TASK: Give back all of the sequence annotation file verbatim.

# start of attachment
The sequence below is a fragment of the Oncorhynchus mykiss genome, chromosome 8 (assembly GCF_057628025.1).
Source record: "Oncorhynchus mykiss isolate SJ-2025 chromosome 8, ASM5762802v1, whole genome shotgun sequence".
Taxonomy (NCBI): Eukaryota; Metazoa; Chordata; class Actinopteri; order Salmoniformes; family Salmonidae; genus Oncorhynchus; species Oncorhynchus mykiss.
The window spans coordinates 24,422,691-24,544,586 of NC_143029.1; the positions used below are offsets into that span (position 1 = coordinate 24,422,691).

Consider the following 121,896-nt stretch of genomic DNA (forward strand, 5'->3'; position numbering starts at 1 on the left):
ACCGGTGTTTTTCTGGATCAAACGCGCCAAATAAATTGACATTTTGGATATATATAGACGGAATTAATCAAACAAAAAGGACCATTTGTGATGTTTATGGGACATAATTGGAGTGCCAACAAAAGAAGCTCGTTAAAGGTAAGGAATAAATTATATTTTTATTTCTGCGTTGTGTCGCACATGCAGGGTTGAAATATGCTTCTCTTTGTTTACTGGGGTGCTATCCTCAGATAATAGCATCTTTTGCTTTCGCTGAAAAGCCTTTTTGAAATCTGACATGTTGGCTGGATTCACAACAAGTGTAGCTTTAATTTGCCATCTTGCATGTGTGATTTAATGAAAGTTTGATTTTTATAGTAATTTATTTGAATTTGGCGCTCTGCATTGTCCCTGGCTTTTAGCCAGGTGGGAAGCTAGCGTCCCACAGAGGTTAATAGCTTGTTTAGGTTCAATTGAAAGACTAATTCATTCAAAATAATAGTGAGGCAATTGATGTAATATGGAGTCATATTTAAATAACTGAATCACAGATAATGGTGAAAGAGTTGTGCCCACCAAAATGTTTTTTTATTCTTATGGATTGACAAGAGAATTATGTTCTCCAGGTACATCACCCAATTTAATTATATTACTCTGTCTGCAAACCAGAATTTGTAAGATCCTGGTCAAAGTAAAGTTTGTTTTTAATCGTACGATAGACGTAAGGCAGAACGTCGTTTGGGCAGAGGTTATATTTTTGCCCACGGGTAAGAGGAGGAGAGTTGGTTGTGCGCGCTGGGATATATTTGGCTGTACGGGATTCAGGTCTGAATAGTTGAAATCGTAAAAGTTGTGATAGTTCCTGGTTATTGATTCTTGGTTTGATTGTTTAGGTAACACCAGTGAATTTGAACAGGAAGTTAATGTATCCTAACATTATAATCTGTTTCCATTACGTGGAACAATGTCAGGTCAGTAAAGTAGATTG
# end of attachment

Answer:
The sequence below is a fragment of the Oncorhynchus mykiss genome, chromosome 8 (assembly GCF_057628025.1).
Source record: "Oncorhynchus mykiss isolate SJ-2025 chromosome 8, ASM5762802v1, whole genome shotgun sequence".
Taxonomy (NCBI): Eukaryota; Metazoa; Chordata; class Actinopteri; order Salmoniformes; family Salmonidae; genus Oncorhynchus; species Oncorhynchus mykiss.
The window spans coordinates 24,422,691-24,544,586 of NC_143029.1; the positions used below are offsets into that span (position 1 = coordinate 24,422,691).

Consider the following 121,896-nt stretch of genomic DNA (forward strand, 5'->3'; position numbering starts at 1 on the left):
ACCGGTGTTTTTCTGGATCAAACGCGCCAAATAAATTGACATTTTGGATATATATAGACGGAATTAATCAAACAAAAAGGACCATTTGTGATGTTTATGGGACATAATTGGAGTGCCAACAAAAGAAGCTCGTTAAAGGTAAGGAATAAATTATATTTTTATTTCTGCGTTGTGTCGCACATGCAGGGTTGAAATATGCTTCTCTTTGTTTACTGGGGTGCTATCCTCAGATAATAGCATCTTTTGCTTTCGCTGAAAAGCCTTTTTGAAATCTGACATGTTGGCTGGATTCACAACAAGTGTAGCTTTAATTTGCCATCTTGCATGTGTGATTTAATGAAAGTTTGATTTTTATAGTAATTTATTTGAATTTGGCGCTCTGCATTGTCCCTGGCTTTTAGCCAGGTGGGAAGCTAGCGTCCCACAGAGGTTAATAGCTTGTTTAGGTTCAATTGAAAGACTAATTCATTCAAAATAATAGTGAGGCAATTGATGTAATATGGAGTCATATTTAAATAACTGAATCACAGATAATGGTGAAAGAGTTGTGCCCACCAAAATGTTTTTTTATTCTTATGGATTGACAAGAGAATTATGTTCTCCAGGTACATCACCCAATTTAATTATATTACTCTGTCTGCAAACCAGAATTTGTAAGATCCTGGTCAAAGTAAAGTTTGTTTTTAATCGTACGATAGACGTAAGGCAGAACGTCGTTTGGGCAGAGGTTATATTTTTGCCCACGGGTAAGAGGAGGAGAGTTGGTTGTGCGCGCTGGGATATATTTGGCTGTACGGGATTCAGGTCTGAATAGTTGAAATCGTAAAAGTTGTGATAGTTCCTGGTTATTGATTCTTGGTTTGATTGTTTAGGTAACACCAGTGAATTTGAACAGGAAGTTAATGTATCCTAACATTATAATCTGTTTCCATTACGTGGAACAATGTCAGGTCAGTAAAGTAGATTG